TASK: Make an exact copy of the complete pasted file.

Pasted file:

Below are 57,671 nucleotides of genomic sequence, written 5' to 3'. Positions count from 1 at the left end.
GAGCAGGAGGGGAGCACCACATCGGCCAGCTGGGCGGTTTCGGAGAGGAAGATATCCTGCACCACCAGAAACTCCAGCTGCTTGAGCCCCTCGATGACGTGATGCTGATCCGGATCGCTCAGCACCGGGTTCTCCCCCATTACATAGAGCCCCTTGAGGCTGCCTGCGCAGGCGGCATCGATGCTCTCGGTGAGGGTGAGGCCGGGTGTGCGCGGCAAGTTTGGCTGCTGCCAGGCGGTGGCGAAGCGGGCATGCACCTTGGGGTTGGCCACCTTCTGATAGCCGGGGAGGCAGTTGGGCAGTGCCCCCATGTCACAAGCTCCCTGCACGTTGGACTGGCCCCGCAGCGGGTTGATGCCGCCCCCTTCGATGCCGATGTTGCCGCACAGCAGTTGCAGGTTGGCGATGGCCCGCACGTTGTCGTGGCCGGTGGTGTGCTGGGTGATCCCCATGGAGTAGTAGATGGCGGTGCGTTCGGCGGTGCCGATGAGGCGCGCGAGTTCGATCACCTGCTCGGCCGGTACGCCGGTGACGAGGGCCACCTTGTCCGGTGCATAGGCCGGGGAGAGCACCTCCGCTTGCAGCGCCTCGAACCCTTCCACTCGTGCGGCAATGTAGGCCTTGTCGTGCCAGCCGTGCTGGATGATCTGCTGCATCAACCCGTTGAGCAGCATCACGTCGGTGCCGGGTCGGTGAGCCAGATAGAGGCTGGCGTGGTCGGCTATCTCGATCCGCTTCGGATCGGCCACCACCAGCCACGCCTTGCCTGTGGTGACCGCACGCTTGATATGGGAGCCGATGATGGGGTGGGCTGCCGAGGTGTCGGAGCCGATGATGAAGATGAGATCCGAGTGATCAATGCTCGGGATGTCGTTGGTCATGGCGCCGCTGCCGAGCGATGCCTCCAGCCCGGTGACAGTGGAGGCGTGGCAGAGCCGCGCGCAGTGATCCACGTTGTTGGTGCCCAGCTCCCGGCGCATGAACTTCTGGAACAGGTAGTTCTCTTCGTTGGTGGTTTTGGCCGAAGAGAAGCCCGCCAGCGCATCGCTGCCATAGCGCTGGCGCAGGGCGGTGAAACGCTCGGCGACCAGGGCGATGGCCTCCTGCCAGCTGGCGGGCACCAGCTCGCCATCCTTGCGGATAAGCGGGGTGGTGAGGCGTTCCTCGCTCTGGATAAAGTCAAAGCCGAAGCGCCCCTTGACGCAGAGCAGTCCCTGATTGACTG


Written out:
Below are 57,671 nucleotides of genomic sequence, written 5' to 3'. Positions count from 1 at the left end.
GAGCAGGAGGGGAGCACCACATCGGCCAGCTGGGCGGTTTCGGAGAGGAAGATATCCTGCACCACCAGAAACTCCAGCTGCTTGAGCCCCTCGATGACGTGATGCTGATCCGGATCGCTCAGCACCGGGTTCTCCCCCATTACATAGAGCCCCTTGAGGCTGCCTGCGCAGGCGGCATCGATGCTCTCGGTGAGGGTGAGGCCGGGTGTGCGCGGCAAGTTTGGCTGCTGCCAGGCGGTGGCGAAGCGGGCATGCACCTTGGGGTTGGCCACCTTCTGATAGCCGGGGAGGCAGTTGGGCAGTGCCCCCATGTCACAAGCTCCCTGCACGTTGGACTGGCCCCGCAGCGGGTTGATGCCGCCCCCTTCGATGCCGATGTTGCCGCACAGCAGTTGCAGGTTGGCGATGGCCCGCACGTTGTCGTGGCCGGTGGTGTGCTGGGTGATCCCCATGGAGTAGTAGATGGCGGTGCGTTCGGCGGTGCCGATGAGGCGCGCGAGTTCGATCACCTGCTCGGCCGGTACGCCGGTGACGAGGGCCACCTTGTCCGGTGCATAGGCCGGGGAGAGCACCTCCGCTTGCAGCGCCTCGAACCCTTCCACTCGTGCGGCAATGTAGGCCTTGTCGTGCCAGCCGTGCTGGATGATCTGCTGCATCAACCCGTTGAGCAGCATCACGTCGGTGCCGGGTCGGTGAGCCAGATAGAGGCTGGCGTGGTCGGCTATCTCGATCCGCTTCGGATCGGCCACCACCAGCCACGCCTTGCCTGTGGTGACCGCACGCTTGATATGGGAGCCGATGATGGGGTGGGCTGCCGAGGTGTCGGAGCCGATGATGAAGATGAGATCCGAGTGATCAATGCTCGGGATGTCGTTGGTCATGGCGCCGCTGCCGAGCGATGCCTCCAGCCCGGTGACAGTGGAGGCGTGGCAGAGCCGCGCGCAGTGATCCACGTTGTTGGTGCCCAGCTCCCGGCGCATGAACTTCTGGAACAGGTAGTTCTCTTCGTTGGTGGTTTTGGCCGAAGAGAAGCCCGCCAGCGCATCGCTGCCATAGCGCTGGCGCAGGGCGGTGAAACGCTCGGCGACCAGGGCGATGGCCTCCTGCCAGCTGGCGGGCACCAGCTCGCCATCCTTGCGGATAAGCGGGGTGGTGAGGCGTTCCTCGCTCTGGATAAAGTCAAAGCCGAAGCGCCCCTTGACGCAGAGCAGTCCCTGATTGACTG